Mexican Wolf, by Cynthia Kidwell
2X THE IMPACT

Create a Corridor for Mexican Wolves and Jaguars

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Project Overview

Wide-roaming jaguars, wolves and bears surviving in a lush forest oasis in western Mexico are threatened by logging, poaching, wildfires and cattle ranching.

  • Species at Risk

    Thick-billed Parrot (EN), Lilac-crowned Amazon (EN), Mojave Desert Tortoise (CR)

  • Carbon stored

    115,543,265*

    *(metric tons of CO2 equivalents)
  • Partner

    Nature and Culture International

  • 2,138,854 Proposed Acres Conserved by

    Designation

Project Cost: $2,634,380
Funding Raised: $263,438

Please note that your donation may not be immediately reflected in the funding thermometer above.

Mexico
Proposed Acres

2,138,854

Project Overview

Wide-roaming jaguars, wolves and bears surviving in a lush forest oasis in western Mexico are threatened by logging, poaching, wildfires and cattle ranching.

  • Species at Risk

    Thick-billed Parrot (EN), Lilac-crowned Amazon (EN), Mojave Desert Tortoise (CR)

  • Carbon stored

    115,543,265*

    *(metric tons of CO2 equivalents)
  • Partner

    Nature and Culture International

  • 2,138,854 Proposed Acres Conserved by

    Designation

Project Cost: £2,090,777
Funding Raised: £209,077

Please note that your donation may not be immediately reflected in the funding thermometer above.

Mexico
Proposed Acres

2,138,854

In the mountainous terrain of western Mexico, a vast network of tributaries to the Concheño, Agua Caliente and Mayo Rivers creates a lush oasis of over 2.5 million acres in the otherwise dry Sonoran Desert region. Jaguar, Mexican Wolf and America Black Bear still roam these mountains and valleys. This vast watershed of mixed forests and thorn scrub supports rare species—including many endemics—and migratory routes for birds, pollinators and bats.

Logging, poaching and cattle ranching threaten these imperiled species. Climate change exacerbates the risks of wildfires, and large-scale mineral mining concessions threaten the high-quality aquifers that communities and wildlife depend on.

Rainforest Trust and our partner, Nature and Culture International, will work to achieve formal designation of the 2,138,854-acre Cuenca del Río Mayo Natural Resources Protected Area. Once protected and combined with nearby federally protected areas, Cuenca del Río Mayo will fortify a wildlife corridor of over 4.2 million acres in the Sierra Madre Occidental for wide-roaming carnivores, endangered migratory birds and hundreds of other species.

Header photo:  Mexican Wolf, by Cynthia Kidwell

Discover Cuenca del Río Mayo

Mexican Gray Wolf, by Pamela Au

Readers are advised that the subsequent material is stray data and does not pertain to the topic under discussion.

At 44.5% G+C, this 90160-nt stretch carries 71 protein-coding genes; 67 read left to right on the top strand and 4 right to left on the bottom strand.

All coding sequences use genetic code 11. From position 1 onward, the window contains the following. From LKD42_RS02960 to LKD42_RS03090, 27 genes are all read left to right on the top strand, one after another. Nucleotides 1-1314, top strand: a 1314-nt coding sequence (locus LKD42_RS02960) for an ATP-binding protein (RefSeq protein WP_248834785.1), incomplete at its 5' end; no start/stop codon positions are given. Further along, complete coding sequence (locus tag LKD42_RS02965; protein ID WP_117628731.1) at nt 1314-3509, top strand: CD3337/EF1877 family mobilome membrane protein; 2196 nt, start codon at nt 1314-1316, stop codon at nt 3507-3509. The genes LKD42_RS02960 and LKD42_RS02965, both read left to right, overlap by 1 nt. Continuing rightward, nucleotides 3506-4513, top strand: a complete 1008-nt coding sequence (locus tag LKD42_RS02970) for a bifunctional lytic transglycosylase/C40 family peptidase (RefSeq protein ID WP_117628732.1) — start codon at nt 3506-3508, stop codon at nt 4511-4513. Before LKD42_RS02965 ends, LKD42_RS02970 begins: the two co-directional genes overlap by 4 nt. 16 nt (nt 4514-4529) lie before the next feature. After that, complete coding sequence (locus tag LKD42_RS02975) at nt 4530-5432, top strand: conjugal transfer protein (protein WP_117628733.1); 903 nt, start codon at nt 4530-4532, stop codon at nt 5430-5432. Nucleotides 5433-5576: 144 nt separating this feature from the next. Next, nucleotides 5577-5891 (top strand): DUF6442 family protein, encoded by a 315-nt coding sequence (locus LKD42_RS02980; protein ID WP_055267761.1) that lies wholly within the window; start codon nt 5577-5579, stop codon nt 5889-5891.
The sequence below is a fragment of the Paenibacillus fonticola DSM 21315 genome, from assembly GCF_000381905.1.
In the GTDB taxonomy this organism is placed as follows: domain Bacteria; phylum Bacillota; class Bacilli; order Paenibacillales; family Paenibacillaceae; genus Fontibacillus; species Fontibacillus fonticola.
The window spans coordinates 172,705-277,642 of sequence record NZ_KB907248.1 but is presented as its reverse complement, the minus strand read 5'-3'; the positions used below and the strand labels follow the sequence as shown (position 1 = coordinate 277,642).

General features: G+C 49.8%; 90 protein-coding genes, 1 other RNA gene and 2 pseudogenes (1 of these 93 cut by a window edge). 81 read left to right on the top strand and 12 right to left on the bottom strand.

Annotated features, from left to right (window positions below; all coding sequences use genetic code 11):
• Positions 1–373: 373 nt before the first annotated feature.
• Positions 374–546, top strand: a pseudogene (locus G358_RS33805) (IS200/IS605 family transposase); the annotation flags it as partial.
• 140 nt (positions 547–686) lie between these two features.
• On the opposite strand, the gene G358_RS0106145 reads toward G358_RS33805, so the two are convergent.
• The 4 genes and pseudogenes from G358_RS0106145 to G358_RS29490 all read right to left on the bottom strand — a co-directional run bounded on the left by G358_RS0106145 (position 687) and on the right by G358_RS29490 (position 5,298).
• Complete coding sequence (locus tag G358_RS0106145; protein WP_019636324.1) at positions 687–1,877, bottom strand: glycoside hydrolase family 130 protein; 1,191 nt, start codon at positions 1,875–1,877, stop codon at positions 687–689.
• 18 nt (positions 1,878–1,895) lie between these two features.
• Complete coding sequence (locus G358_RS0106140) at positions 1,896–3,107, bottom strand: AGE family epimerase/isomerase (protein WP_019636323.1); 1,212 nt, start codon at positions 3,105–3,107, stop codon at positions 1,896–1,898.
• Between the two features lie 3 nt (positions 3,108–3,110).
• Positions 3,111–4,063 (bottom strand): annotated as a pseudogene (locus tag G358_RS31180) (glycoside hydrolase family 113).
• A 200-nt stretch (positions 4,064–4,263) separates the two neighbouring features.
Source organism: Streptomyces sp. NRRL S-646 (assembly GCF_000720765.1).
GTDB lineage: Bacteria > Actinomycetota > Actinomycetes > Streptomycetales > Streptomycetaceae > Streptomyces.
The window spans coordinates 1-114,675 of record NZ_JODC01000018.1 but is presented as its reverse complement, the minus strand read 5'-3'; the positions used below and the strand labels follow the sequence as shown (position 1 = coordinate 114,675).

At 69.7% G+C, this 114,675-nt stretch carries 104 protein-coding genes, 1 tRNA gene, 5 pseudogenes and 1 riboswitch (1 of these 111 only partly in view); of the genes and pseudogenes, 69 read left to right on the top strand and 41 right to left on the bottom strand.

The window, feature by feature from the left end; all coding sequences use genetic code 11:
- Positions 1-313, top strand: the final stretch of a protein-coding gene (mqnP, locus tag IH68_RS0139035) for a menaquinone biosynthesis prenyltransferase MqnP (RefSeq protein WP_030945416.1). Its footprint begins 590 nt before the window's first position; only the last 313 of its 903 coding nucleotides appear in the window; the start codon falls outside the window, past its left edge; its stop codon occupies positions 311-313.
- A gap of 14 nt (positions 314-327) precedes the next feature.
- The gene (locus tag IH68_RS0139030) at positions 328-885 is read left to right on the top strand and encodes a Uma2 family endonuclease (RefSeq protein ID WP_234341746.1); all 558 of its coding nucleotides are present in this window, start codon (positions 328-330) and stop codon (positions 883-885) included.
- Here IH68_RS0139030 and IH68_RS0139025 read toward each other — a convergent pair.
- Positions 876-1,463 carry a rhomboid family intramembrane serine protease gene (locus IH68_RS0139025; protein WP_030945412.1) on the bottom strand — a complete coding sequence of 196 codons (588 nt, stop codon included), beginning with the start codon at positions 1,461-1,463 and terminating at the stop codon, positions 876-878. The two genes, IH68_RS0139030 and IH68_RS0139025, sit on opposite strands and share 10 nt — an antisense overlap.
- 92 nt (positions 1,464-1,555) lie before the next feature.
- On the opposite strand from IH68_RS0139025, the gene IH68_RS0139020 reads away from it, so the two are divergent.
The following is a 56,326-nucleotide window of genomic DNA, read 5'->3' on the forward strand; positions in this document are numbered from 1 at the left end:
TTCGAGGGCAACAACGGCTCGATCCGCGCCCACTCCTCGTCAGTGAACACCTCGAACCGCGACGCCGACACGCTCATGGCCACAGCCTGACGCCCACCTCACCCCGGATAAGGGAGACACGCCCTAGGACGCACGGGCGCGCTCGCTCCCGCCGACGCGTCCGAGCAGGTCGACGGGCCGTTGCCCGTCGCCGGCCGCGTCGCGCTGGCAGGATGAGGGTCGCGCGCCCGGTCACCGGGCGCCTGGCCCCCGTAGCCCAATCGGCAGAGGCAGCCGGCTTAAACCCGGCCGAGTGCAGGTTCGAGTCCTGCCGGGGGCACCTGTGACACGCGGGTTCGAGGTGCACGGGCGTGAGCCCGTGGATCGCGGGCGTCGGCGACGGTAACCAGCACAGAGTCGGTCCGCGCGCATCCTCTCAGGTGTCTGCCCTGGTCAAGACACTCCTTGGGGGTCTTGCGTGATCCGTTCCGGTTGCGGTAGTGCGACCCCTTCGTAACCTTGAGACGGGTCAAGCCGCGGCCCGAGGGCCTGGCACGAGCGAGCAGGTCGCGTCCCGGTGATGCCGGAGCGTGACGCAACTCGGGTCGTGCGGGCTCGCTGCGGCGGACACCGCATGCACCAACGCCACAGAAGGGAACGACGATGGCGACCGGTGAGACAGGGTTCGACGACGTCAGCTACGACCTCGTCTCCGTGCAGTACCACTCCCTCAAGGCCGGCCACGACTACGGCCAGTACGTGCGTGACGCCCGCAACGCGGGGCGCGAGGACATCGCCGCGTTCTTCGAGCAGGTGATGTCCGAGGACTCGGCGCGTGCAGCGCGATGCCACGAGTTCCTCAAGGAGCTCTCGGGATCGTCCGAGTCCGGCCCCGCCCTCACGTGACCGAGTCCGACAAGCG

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Mexican Gray Wolf, by Pamela Au

Jaguar, by Vladimir Wrangel
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Jaguar, by Vladimir Wrangel

Thick-billed Parrot, by Patrick Rolands
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Thick-billed Parrot, by Patrick Rolands

Mojave Desert Tortoise, by Darren J. Bradley
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Mojave Desert Tortoise, by Darren J. Bradley

Lilac-crowned Amazon Parrot, by Evelyn D. Harrison
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Lilac-crowned Amazon Parrot, by Evelyn D. Harrison

This project protects

2.14M

Acres…an area three times the size of Yosemite National Park

Protect Endemic Species and Ensure Large Carnivores Have Room to Roam

At the top of the food chain, the Jaguar is essential to the ecological integrity of the watershed, which lies at the northernmost reach of the wild cat’s present range. The proximity of Cuenca del Río Mayo to lands with existing federal protection, where populations of reintroduced Mexican Wolves are growing, make this region a top conservation priority for protecting the wolves’ historic range.

Over 45% of the watershed is old-growth or undisturbed forest supporting endemic species like the Endangered Thick-billed Parrot and Lilac-crowned Amazon, which are losing habitat and breeding sites and being poached for the illegal pet trade. In total, 147 species of rare animals and plants, including the Critically Endangered Mojave Desert Tortoise, rely on this terrain for their survival.

Communities Collaborate for Conservation

Specific boundaries of the proposed Protected Area will be drawn in consultation with local and Indigenous communities representing over 24,000 inhabitants. Communities will not be displaced, and residents will retain access to natural resources for traditional, sustainable use. New livelihood opportunities will come with training and equipment to monitor species and habitat health.

LEARN MORE ABOUT THIS PROJECT >

 

The Brazilian Amazon rainforest

We Value Transparency.

Conservation work is critical, challenging, and can be costly. We work hard to ensure we raise only the funds needed for each project. In the rare case we raise more money than needed or a project comes in under budget, excess monies will be transferred to the Conservation Action Fund. This fund supports our important conservation work throughout the tropics.

Learn more about the Conservation Action FundLearn more about the Conservation Action Fund

Partnering to Save Rainforest

Our partners’ ability to work with their governments and build strong connections with local communities ensures the successful implementation of our projects.

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100% of your money goes to our conservation efforts

Our board members and other supporters cover our operating costs, so you can give knowing your whole gift will protect rainforests.

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